Gay Bishop Gene Robinson Leads White House Easter Prayer
Gene Robinson received quite a surprise this Monday, April 14, when President Barack Obama unexpectedly tapped the former first openly gay Episcopal bishop to lead the closing prayer at the White House Easter celebration.
UPI reports that 150 Christian leaders were in attendance at the Fifth Annual Easter Prayer Breakfast, which marks the beginning of Holy Week at the White House, a tradition started by the Obama Administration in 2010. (They will also host a Passover Seder at the White House on Tuesday).
"I want to thank you for your ministries, for your good works, for the marching you do for justice, and dignity and inclusion," Obama told the gathered leaders, before closing with the facetious prayer, "Lord fill my mouth with worthwhile stuff and nudge me when I've said enough."
Pastor Joel Hunter offered the opening prayer, Reverend Otis Moss delivered the sermon and then Christian songwriter Carlos Whittaker performed. Then Obama called upon Robinson to speak.
Although the speech wasn't taped, Robinson shared his thoughts later with the Talking Points Memo.
"I did what I always kind of do in prayer, which is to ask God's blessing on all of God's children, worldwide," he said. "I asked a special blessing on this nation and our President, and also, since you mentioned Pope Francis, I always pray for the poor, and the oppressed, and the marginalized. I think God cares especially about them."
Wagner asked him, "How optimistic are you that the Catholic Church -- and broadly the Christian Church in general- --is getting closer to opening its doors truly and meaningfully to the LGBT community?"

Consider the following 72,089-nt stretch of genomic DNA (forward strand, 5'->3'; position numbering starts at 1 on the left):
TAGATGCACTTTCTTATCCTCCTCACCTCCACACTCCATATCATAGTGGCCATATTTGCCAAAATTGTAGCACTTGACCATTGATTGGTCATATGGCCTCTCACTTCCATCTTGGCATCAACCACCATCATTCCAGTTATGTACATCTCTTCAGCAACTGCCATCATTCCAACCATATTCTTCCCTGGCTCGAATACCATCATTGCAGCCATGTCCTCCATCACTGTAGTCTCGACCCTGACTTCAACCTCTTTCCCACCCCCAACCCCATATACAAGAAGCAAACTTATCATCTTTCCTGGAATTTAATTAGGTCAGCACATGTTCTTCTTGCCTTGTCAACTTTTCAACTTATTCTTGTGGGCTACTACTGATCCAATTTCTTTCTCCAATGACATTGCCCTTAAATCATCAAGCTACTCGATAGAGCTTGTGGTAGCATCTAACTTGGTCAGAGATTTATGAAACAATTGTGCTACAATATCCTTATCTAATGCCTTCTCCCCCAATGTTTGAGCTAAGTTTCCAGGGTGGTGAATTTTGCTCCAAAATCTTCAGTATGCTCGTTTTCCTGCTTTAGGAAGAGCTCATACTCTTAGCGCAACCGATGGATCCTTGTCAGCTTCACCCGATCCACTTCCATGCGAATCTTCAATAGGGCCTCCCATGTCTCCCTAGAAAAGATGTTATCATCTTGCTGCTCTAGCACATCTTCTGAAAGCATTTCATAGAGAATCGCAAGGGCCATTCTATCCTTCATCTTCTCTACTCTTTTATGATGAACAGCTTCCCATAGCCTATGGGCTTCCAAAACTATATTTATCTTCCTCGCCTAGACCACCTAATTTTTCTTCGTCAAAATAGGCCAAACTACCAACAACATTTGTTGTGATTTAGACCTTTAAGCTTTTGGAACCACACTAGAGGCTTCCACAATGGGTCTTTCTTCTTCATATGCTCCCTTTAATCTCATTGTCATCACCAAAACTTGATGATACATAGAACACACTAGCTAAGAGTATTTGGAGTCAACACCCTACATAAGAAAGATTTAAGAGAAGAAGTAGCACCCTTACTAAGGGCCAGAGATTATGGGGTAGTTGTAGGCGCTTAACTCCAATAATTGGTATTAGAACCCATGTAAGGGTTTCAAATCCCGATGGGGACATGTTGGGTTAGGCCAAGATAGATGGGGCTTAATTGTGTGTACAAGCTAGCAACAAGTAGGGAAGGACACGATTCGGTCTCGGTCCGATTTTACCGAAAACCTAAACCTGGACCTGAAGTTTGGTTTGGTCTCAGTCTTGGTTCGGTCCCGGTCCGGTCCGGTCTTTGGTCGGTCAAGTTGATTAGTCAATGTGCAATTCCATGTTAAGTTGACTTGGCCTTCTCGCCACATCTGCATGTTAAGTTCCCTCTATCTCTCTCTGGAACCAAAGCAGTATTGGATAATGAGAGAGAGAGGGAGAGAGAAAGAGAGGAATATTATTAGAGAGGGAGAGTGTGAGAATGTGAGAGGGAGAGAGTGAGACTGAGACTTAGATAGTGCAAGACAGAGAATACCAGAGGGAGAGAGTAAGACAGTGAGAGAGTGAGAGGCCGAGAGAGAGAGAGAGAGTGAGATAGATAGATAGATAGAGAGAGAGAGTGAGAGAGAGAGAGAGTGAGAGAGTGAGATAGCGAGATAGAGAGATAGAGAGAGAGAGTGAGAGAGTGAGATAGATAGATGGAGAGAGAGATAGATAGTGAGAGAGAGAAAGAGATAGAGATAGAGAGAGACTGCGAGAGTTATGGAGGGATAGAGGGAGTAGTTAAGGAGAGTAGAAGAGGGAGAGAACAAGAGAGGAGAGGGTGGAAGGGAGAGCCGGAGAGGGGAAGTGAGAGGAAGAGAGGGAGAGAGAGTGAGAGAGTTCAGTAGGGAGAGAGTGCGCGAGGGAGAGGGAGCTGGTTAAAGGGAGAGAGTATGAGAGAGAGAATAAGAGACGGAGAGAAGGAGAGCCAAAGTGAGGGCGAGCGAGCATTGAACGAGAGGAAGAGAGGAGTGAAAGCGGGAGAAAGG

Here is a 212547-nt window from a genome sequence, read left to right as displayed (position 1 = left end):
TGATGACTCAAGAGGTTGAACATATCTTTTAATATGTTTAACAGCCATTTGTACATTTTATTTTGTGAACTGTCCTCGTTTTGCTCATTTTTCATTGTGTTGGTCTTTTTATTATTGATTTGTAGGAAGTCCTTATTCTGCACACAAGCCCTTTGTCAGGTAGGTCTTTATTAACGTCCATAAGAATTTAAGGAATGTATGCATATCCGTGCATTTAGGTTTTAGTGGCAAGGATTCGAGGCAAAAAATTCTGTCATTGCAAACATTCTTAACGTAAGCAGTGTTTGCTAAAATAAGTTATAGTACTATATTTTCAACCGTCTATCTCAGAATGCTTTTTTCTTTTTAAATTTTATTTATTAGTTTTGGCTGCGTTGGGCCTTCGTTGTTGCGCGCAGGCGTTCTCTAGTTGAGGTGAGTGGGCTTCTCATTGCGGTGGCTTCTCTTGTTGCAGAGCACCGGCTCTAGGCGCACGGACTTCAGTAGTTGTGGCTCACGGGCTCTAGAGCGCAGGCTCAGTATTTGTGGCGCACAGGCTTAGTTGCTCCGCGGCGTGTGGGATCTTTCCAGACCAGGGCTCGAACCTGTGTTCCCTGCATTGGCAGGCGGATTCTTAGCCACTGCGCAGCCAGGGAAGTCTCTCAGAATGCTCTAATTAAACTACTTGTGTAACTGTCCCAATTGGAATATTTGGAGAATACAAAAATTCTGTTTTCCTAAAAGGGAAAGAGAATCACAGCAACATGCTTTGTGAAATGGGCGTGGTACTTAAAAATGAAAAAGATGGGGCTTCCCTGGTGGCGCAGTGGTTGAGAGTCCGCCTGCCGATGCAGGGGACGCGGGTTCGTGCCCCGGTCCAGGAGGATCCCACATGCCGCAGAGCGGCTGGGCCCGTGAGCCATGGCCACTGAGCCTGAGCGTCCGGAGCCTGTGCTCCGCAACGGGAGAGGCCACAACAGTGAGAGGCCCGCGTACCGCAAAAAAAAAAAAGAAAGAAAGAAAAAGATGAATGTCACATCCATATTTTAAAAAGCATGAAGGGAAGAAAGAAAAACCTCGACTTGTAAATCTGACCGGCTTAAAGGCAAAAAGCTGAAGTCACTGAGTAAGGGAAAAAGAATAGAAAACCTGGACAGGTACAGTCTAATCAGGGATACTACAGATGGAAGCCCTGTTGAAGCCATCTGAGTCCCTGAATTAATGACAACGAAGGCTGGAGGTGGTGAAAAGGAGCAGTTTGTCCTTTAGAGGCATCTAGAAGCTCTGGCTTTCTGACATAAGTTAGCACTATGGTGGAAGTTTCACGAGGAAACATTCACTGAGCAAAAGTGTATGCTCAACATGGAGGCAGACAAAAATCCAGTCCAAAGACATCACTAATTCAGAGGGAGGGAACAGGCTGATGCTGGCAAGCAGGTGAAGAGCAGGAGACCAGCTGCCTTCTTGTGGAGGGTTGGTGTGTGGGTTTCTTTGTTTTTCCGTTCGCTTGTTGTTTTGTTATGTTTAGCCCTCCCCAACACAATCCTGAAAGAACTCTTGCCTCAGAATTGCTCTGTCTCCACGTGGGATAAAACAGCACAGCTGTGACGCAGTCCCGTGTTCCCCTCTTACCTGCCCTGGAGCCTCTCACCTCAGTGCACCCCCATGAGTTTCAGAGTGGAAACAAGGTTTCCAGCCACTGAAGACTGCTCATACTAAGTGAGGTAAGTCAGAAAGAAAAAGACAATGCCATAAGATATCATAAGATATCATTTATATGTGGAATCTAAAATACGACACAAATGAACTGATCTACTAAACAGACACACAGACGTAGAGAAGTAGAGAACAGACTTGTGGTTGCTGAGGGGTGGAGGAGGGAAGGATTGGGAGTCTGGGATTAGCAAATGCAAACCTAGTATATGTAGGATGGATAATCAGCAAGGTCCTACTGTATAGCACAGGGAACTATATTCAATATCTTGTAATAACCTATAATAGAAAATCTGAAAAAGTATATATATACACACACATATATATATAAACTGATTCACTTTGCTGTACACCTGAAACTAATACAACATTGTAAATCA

Robinson replied, "I think it's taken on an air of inevitability. We see such change in the culture. President Obama's evolution on this topic is really a reflection of what has happened all across the nation, across every demographic group, and certainly among young people. They just don't know what the big deal is."
He added, "And I think we will see even the more conservative religious groups understand that the love that two people share, one for another, is of God. And the gender of those people is not the important thing, it's the love and the relationship."
Robinson, who retired as the bishop of Diocese of New Hampshire in 2013, is now a senior fellow at the Center for American Progress.
Caught by surprise, he tweeted a photo of the President with the tagline "OMG" via his Twitter account.